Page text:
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Here's my point of view for what it's worthPosted Tuesday, May 1, 2012, at 6:04 PM
There are very few jobs where a person can sleep most of the day, come to work in the early afternoon and then spend the majority of his workday watching sports.
Of course the above qualifications do leave some adverse things as well.
First of all to do the job we are tasked with usually means working well past the time when most of the rest of America has long since decided to draw a bath, a glass of tea or take a few minutes to catch up on the latest news.
For myself and sports editor B.J. Hargis what you take for granted we sometimes have to take advantage of.
While most of you are watching NCIS or American Idol, B.J. and I are just starting to gather the information we need to put in those small little stories that keep you, the readers of the Daily World abreast of your school's teams.
That usually involves answering a telephone call or opening an email and trying to get things done in time to have the presses rolling at a decent hour.
Most of you who attend games do have a luxury of being able to sneak away and grab a drink or snack as the game unfolds.
Not for us, or for me at least.
While I won't begin to understand the way B.J. covers an event in the spring, I will admit that personally I like to be able to see the entire event and build my story.
With the game in progress we as writers can't dash to the concession stand, wait in line for the stuff we seek and then return an inning or two later.
We have to consider that what might make or break the game or match is going to happen while we're away, which is usually the case.
It might seem neat to be standing on the sidelines taking a photo and getting a little closer to the action than most fans. But it must also be taken into consideration that there's a greater chance of being clocked with a foul ball or taken down by a linebacker who misses the tackle and hits you instead.
Here's something else to consider when you realize how good you have it as fans at an event. When the contest is over, you're finished and I'm not.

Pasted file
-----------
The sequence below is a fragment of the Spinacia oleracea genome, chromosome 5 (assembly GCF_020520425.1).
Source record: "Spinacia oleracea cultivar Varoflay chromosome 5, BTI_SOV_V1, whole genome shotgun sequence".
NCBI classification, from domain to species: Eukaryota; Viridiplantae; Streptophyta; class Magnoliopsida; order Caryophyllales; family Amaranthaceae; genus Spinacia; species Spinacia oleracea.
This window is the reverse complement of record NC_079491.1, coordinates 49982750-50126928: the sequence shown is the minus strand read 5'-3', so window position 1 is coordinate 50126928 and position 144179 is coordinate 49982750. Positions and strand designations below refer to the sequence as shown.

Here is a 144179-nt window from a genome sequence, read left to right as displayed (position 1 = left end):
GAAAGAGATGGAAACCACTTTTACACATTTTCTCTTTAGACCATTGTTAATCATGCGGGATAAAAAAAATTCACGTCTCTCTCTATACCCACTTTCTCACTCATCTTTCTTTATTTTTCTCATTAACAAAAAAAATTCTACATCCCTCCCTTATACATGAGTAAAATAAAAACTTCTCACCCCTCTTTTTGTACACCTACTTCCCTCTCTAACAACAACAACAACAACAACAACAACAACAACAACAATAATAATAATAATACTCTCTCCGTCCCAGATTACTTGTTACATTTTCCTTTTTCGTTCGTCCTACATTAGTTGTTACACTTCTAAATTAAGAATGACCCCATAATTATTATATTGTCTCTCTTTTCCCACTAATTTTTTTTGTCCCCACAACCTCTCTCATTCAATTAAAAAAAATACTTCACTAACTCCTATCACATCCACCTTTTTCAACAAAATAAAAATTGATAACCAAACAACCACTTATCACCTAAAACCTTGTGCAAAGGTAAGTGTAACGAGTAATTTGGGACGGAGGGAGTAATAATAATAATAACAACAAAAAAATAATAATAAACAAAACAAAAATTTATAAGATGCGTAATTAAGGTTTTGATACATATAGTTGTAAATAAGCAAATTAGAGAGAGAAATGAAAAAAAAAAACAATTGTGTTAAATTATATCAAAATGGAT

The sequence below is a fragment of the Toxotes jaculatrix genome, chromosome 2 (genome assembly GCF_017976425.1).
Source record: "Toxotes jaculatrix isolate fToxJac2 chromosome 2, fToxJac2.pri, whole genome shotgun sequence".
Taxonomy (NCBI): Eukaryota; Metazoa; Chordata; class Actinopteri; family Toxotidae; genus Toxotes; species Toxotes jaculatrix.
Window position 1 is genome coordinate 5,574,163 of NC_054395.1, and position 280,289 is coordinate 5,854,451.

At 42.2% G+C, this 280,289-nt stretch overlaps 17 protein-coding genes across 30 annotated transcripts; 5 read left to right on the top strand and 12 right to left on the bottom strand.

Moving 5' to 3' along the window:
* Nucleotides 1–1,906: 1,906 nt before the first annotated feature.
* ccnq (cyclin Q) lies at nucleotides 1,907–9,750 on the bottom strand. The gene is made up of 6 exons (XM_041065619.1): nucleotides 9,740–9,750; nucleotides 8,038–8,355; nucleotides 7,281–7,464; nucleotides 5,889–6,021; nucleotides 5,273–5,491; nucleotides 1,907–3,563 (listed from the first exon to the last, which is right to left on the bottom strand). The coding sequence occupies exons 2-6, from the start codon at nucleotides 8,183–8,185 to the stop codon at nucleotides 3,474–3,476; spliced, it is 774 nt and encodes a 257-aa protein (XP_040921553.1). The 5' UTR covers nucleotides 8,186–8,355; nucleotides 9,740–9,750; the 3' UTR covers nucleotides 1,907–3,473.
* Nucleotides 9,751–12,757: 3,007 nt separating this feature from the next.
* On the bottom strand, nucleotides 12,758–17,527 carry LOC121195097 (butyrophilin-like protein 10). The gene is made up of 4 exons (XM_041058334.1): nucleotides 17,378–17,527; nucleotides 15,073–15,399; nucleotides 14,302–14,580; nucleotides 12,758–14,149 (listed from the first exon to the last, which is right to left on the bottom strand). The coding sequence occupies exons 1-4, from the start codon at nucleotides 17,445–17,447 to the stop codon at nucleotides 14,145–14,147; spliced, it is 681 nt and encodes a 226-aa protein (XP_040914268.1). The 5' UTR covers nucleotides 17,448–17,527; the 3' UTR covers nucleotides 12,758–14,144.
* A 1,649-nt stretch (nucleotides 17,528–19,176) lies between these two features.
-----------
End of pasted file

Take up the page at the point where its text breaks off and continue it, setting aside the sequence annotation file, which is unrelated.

Yeah, I know you can discuss it with your son or daughter who was playing and you have to live with the aftermath.
I ask you to consider this. We as sportswriters have to do necessary interviews, track stats, make notes and be sure we have enough photos that will pass muster.
Then we get to come back to the office, put it all together, write the story and hope that it makes sense and doesn't have any mistakes.
Sounds simple, right? Well it usually is simple. And don't think for one minute that I'm complaining. In fact, I consider myself and B.J. to be two of the luckiest people around.
We get to watch sports and get paid for it. How much better could it be?
Of course it comes with its own pitfalls, namely high gas prices, eating meals at obscure hours and watching your favorite TV shows sometime later, usually a day or two later.
When we do get the occasional night to be normal as I like to consider it, it usually means a quiet evening at home with the wife and dog and cat.
But it would be nice to once in a great while to see a game in person and not have to write about it after its over.
I'm still not complaining, I'm just comparing notes with the rest of the sports fans.
Well here's hoping you get a little more insight into what I do and realize that we in this business are truly nuts when it comes to sports.
But that's for another time and another column.
Rick is a sports writer for the Greene County Daily World. He can be reached at (812) 847-4487 ext. 20. He can also be reached via email at email@example.com.
My View From the Cheap Seats
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